The patient profile of a man suffering with this condition is often predictable. A thirty-something or forty-something, well-dressed male with excellent posture and a type A personality (competitive, ambitious, organized, impatient, etc.) presents with vague pelvic pain symptoms that he has difficulty in describing. In addition to the pain he often notes urinary, rectal, erectile and ejaculatory issues. He usually has a professional, high-level, stressful occupation and his physical appearance and body language is “tight,” paralleling the tone of his pelvic floor muscles. He tends to be “driven” and have a compulsive, controlling and disciplined personality and typically exercises on a regular basis and is in good physical shape. He has been evaluated by numerous urologists and has been treated with many courses of prolonged antibiotics (to minimal benefit) and has been labeled as having chronic prostatitis. He is often miserable and perhaps at wits end because of having endured years of episodic pain. He is worried and emotionally stressed about his pain. It is not uncommon to discover that the pain seemed to be precipitated by a situation deemed to be a personal failure such as involvement in a divorce, loss of a job or other event. On digital rectal exam, he has very tight anal tone and has tenderness, spasticity and often knots that can be felt within the levator ani muscles, similar to the tension knots that can develop in one’s back muscles.

The current theory is that this chronically over-contracted group of muscles is a manifestation of stress and anxiety turned inwards, a classic example of the mind-body connection in action. This state of chronic “over-vigilance” seemingly serves the purpose of guarding and protecting the genital and rectal regions. When anxiety expresses itself through tension in the pelvic floor, the physical tension further contributes to the emotional anxiety and stress, which creates a vicious cycle.  The pelvic floor muscles are responsible for tail wagging in canines and tension myalgia of the pelvic floor parallels what a frightened dog does when it pulls its tail between its legs, protecting the genital and anal regions.

Conventional urologic practice is nuts-and-bolts-mechanistic–slow to accept the concept that stress and other psychosocial factors can give rise to genuine urological conditions–and has a dismissive attitude towards psychosomatic symptoms.   However, an understanding of the issue of tension myalgia of the pelvic floor muscles is slowly gaining traction and recognition and in 2019 we are approaching a tipping point in which this type of diagnosis is a more frequent consideration in those men presenting with pelvic pain.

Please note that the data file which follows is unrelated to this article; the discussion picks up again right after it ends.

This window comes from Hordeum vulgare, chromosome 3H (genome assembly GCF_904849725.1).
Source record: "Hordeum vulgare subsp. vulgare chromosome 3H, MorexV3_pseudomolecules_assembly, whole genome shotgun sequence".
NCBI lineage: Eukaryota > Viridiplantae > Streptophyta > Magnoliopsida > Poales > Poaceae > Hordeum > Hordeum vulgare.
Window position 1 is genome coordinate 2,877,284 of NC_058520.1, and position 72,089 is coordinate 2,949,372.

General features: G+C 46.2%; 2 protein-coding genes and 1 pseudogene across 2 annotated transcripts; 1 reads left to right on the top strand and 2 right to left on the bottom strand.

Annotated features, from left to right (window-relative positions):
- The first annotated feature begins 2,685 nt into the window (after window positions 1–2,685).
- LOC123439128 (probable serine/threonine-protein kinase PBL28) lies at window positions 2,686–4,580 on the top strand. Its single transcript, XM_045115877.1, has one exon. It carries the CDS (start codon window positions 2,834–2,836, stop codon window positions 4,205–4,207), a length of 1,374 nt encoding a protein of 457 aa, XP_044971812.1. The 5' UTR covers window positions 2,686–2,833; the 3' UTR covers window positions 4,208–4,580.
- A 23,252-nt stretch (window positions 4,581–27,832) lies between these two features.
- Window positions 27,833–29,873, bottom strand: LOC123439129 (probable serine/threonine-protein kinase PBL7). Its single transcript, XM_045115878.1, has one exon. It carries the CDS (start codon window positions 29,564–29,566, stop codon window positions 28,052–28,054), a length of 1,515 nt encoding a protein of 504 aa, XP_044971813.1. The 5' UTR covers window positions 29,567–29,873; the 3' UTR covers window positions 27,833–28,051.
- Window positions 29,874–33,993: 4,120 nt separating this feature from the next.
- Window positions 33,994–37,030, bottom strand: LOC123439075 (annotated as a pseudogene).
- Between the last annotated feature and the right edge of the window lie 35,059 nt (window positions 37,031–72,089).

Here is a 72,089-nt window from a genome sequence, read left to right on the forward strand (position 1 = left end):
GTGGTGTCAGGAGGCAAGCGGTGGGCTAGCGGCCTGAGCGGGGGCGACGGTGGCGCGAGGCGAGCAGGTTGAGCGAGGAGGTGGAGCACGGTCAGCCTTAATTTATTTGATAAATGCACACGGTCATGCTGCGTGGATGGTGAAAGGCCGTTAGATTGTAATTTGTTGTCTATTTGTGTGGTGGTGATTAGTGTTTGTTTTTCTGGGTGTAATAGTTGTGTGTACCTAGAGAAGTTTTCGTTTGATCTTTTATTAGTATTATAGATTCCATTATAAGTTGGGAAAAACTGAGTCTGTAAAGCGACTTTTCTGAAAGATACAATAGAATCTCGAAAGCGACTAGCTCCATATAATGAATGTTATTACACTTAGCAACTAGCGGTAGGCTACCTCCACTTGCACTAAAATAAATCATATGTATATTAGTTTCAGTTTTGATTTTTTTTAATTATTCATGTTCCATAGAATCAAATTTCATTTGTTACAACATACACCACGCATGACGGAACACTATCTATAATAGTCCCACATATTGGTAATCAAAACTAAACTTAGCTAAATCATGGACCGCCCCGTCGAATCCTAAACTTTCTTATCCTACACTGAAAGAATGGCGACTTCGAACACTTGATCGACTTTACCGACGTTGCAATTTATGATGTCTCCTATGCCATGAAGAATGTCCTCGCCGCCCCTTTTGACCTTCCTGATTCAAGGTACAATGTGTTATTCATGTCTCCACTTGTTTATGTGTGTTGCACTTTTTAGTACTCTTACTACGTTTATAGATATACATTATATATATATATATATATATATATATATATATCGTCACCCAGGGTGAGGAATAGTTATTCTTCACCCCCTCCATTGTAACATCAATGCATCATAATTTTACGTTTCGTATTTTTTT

To manage tension myalgia, it is necessary to relax the spastic pelvic floor muscles and untie the “knots.” There are a variety of means of doing so, including relaxation techniques, stretching, hot baths, massage, and muscle relaxants. Many men respond well to physical therapy sessions with skilled pelvic physiotherapists who are capable of trigger point therapy, which involves compressing, massaging and elongating the knotted and spastic muscles.

Those who are so inclined can treat themselves with a therapeutic internal trigger point release rectal wand that aims to eliminate/mitigate the knots. This treatment is referred to as the Stanford pelvic pain protocol or alternatively, the Wise-Anderson protocol (designed by David Wise, a psychologist, Rodney Anderson, a urologist, and Tim Sawyer, a physiotherapist).

When used judiciously, pelvic floor muscle training programs can be of benefit to patients suffering with this condition.  Pelvic training serves to instill awareness of and develop proficiency in relaxing the pelvic muscles (as opposed to more typical purpose of such a program, which is strength and endurance training.)

Bottom Line: The diagnosis of pelvic floor muscle tension myalgia should be a primary consideration for all men presenting with pelvic pain. Physical interventions can be extremely helpful in alleviating the pain and untying the pelvic floor “knots.” By making the proper diagnosis and providing pain relief, the vicious cycle of anxiety/pain can be broken.

For a wonderful reference, consult: Dr. Wise and Anderson’s book, A Headache in the Pelvis: A New Understanding and Treatment for Chronic Pelvic Pain Syndromes.

Wishing you the best of health,

2014-04-23 20:16:29

A new blog is posted weekly. To receive a free subscription with delivery to your email inbox visit the following link and click on “email subscription”:  www.HealthDoc13.WordPress.com

Dr. Andrew Siegel is a physician and urological surgeon who is board-certified in urology as well as in female pelvic medicine and reconstructive surgery.  He is an Assistant Clinical Professor of Surgery at the Rutgers-New Jersey Medical School and is a Castle Connolly Top Doctor New York Metro Area, Inside Jersey Top Doctor and Inside Jersey Top Doctor for Women’s Health. His mission is to “bridge the gap” between the public and the medical community. He is a urologist at New Jersey Urology, the largest urology practice in the United States.

Dr. Siegel is the author of 5 books: FINDING YOUR OWN FOUNTAIN OF YOUTH: The Essential Guide to Maximizing Health, Wellness, Fitness and Longevity

PROMISCUOUS EATING— Understanding and Ending Our Self-Destructive Relationship with Food

MALE PELVIC FITNESS: Optimizing Sexual and Urinary Health

THE KEGEL FIX: Recharging Female Pelvic, Sexual, and Urinary Health

 and hot off the press is PROSTATE CANCER 20/20: A Practical Guide to Understanding Management Options for Patients and Their Families

Andrew Siegel MD Amazon author page